Taking a Lyft, Uber or taxi from Los Angeles International Airport is about to get more complicated.
Starting at 3 a.m. Oct. 29, taxi and ride-hailing services will be barred from picking up passengers at LAX terminals. Instead, passengers will have to take a shuttle bus to a nearby parking lot, called LAX-it, to pick up a ride.
Here's how it will work.
- The shuttles will use a dedicated traffic lane in the terminal area.
- Passengers shouldn't have to wait more than five minutes for a shuttle.
- The ride to the LAX-it lot will take up to 15 minutes.
- The remote lot will allow exits to Sepulveda Boulevard.
- It remain in effect until a new automated people mover goes into service in 2023.
Ride-hailing services are currently permitted to pick up and drop off passengers at designated locations on the airport's upper/departure level. Dropoffs in the terminal area will still be permitted.
U.S. & World
Uber issued a statement saying it has been working with airport officials to prepare for the lot's opening, and it still has some concerns that it hopes are ironed out.
"While we have concerns with aspects of LAX's plan to move all rideshare pickups to a staging lot, we have shared those concerns directly with (Los Angeles World Airports) and will continue operating at the airport," according to Uber. "In the meantime, we hope LAX will listen to and incorporate our input so that LAX passengers can continue to access rideshare service in a seamless way."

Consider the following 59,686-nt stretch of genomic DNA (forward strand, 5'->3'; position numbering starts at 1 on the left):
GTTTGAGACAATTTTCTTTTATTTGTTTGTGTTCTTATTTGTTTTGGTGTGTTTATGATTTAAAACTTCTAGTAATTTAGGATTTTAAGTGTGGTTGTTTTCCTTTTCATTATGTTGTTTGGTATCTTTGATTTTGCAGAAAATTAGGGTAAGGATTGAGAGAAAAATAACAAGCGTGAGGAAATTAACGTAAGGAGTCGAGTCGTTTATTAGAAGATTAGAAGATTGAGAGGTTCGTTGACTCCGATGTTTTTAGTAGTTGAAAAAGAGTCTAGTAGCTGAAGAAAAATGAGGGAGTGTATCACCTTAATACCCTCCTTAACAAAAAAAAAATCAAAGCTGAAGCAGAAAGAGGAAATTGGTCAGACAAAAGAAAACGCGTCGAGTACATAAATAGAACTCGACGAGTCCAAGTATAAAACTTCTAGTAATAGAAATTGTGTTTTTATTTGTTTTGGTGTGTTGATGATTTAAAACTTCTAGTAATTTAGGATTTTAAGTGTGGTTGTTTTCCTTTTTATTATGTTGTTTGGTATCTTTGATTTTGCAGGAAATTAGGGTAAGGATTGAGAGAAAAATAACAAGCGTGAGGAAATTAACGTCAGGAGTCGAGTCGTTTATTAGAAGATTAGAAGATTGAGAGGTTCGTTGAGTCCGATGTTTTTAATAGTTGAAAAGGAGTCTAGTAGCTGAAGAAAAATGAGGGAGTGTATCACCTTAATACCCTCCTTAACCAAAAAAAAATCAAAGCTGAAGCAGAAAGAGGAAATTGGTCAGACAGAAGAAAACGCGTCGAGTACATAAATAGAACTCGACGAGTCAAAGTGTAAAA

The Taxi Workers Association of Los Angeles sent a letter to airport officials critiquing the plan, saying the taxi industry has already been "decimated" by the "unfair and predatory competition" by ride-hailing companies, and forcing taxis out of the terminal area "is likely to deal a mortal blow to the industry teetering on the verge of collapse."
"Our analysis of the data shows that the current plan is unlikely to achieve stated goals and that this decision will disadvantage large groups of travelers, including those who are disabled, and is unfair to taxicab drivers," according to the association.
According to documents obtained by the travel reporting website Skift, LAX's airline passenger traffic rose from 59 million in 2010 to 87.5 million last year, and the impact of ride-hailing traffic has contributed to growing traffic in the Central Terminal Area.
According to Skift, roughly 26,000 ride-hailing vehicles used the airports roadways each day in August, accounting for about 27% of all commercial traffic at the airport.